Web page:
Dobbs, Compliance, and ESG


Post by Keith A. Petty

On Friday, June 24, 2022, the U.S. Supreme Court held in the case Dobbs v. Jackson Women’s Health Organization that “the Constitution does not confer a right to abortion. Roe [v. Wade] and [Planned Parenthood of Southeastern Pennsylvania v.] Casey must be overruled, and the authority to regulate abortion is returned to the people and their elected representatives.”  Currently, 26 states are certain or likely to ban abortion as a result of the decision.

The controversial ruling triggered conflicting emotions that will clash for years to come. Many view the decision, as did the dissenting justices, as a “curtailment of women’s rights, and of their status as free and equal citizens.”  Whereas others agree with the majority opinion that the decision to legalize or prohibit abortions should be left to the states, and that Dobbs merely corrected the wrongs of Roe.

For compliance professionals, the implications of the decision were felt immediately. Attorneys in the health care industry are already fielding questions about legal risk and compliance while others are preparing for the complexity of interjurisdictional abortion regulatory conflicts (e.g., whether a state can prohibit a woman from traveling to another state to obtain an abortion).

Corporate responses to the Dobbs decision have been swift. According to the New York Times, employers such as Starbucks, Tesla, Yelp, Airbnb, Microsoft, Netflix, Patagonia, DoorDash, JPMorgan Chase, Levi Strauss & Co., PayPal and Reddit issued policies in May (following the leaked draft opinion) to cover travel expenses for employees working in states prohibiting abortions. When the decision was announced on June 24th, Disney, Dick’s Sporting Goods, Johnson and Johnson, Bank of America, Warner Brothers, and Condé Nast, among others, joined the list of employers who intend to pay for abortion-related travel expenses for employees.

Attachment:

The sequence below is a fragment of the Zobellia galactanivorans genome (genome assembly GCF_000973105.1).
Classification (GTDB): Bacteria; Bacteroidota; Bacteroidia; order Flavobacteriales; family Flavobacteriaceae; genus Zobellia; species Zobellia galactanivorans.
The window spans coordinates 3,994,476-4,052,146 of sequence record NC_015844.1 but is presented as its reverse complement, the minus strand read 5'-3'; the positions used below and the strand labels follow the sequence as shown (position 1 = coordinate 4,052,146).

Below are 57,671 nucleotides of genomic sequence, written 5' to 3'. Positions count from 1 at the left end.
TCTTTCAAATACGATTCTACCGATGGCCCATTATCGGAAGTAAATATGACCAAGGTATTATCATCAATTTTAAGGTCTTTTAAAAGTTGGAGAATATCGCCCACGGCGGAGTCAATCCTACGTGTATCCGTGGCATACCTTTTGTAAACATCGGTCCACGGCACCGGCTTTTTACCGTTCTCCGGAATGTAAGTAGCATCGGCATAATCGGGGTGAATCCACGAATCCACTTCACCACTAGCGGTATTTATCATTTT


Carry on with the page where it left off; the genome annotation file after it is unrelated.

Corporate policies such as these reflect the significance of Environmental, Social, and Governance (ESG) concerns, specifically the social impact the Dobbs decision could have on the health and safety of the workforce. Presumably, the benefits of a strong ESG program are part of the risk assessment conducted by attorneys and corporate leaders across the country.  Taking care of employees by providing travel expenses to access reproductive health care builds trust, reinforces organizational culture, and could attract investment.  As one example, on June 24th, after Dick’s Sporting Goods Inc. announced it would pay up to $4,000 in travel expenses to employees to go to the nearest location where abortion is legally available, the company’s shares surged 9.6% in midday trading.

Similarly, government agencies, such as the Department of Defense, must weigh how to both comply with post-Dobbs state laws where their personnel are located and determine where, if at all, these state laws conflict with federal employment and health laws and policies.  Secretary of Defense Lloyd J. Austin III stated, “Nothing is more important to me or to this Department than the health and well-being of our Service members, the civilian workforce and DOD families….The Department is examining this decision closely and evaluating our policies to ensure we continue to provide seamless access to reproductive health care as permitted by federal law.”

Privacy policies within the tech industry could come under even greater scrutiny.  Some members of Congress asked the Federal Trade Commission to investigate data tracking policies by Apple and Google, citing privacy concerns raised by third parties’ ability to access location data in light of the Supreme Court’s decision.

Many questions remain as corporations and elected leaders alike seek to navigate the complex, politically-charged landscape set by the Supreme Court’s decision in Dobbs.  For example, will employers assisting with abortion-related travel expenses face backlash from states, as Florida sought to punish Disney following its criticism of Florida’s “gender instruction law?”  One thing is clear, however: The social aspects of corporate compliance are front and center in any discussions involving Dobbs.